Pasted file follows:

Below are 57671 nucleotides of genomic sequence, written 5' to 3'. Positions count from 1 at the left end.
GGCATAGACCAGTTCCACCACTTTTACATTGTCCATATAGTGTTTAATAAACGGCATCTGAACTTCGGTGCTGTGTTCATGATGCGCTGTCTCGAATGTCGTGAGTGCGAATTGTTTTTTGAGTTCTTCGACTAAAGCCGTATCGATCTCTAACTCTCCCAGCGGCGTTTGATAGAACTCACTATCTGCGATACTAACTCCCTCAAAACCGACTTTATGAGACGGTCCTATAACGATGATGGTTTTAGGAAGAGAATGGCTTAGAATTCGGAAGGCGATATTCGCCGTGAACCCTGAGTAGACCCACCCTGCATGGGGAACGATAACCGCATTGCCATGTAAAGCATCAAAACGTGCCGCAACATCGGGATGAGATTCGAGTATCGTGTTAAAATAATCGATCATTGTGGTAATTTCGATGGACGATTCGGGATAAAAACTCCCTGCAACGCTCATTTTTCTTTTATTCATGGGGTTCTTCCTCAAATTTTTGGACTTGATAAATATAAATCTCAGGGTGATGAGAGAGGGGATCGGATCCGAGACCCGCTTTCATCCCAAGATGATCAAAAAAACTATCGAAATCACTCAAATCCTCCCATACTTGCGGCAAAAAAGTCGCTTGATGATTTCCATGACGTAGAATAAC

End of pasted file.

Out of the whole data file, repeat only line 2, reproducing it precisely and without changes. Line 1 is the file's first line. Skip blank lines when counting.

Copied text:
GGCATAGACCAGTTCCACCACTTTTACATTGTCCATATAGTGTTTAATAAACGGCATCTGAACTTCGGTGCTGTGTTCATGATGCGCTGTCTCGAATGTCGTGAGTGCGAATTGTTTTTTGAGTTCTTCGACTAAAGCCGTATCGATCTCTAACTCTCCCAGCGGCGTTTGATAGAACTCACTATCTGCGATACTAACTCCCTCAAAACCGACTTTATGAGACGGTCCTATAACGATGATGGTTTTAGGAAGAGAATGGCTTAGAATTCGGAAGGCGATATTCGCCGTGAACCCTGAGTAGACCCACCCTGCATGGGGAACGATAACCGCATTGCCATGTAAAGCATCAAAACGTGCCGCAACATCGGGATGAGATTCGAGTATCGTGTTAAAATAATCGATCATTGTGGTAATTTCGATGGACGATTCGGGATAAAAACTCCCTGCAACGCTCATTTTTCTTTTATTCATGGGGTTCTTCCTCAAATTTTTGGACTTGATAAATATAAATCTCAGGGTGATGAGAGAGGGGATCGGATCCGAGACCCGCTTTCATCCCAAGATGATCAAAAAAACTATCGAAATCACTCAAATCCTCCCATACTTGCGGCAAAAAAGTCGCTTGATGATTTCCATGACGTAGAATAAC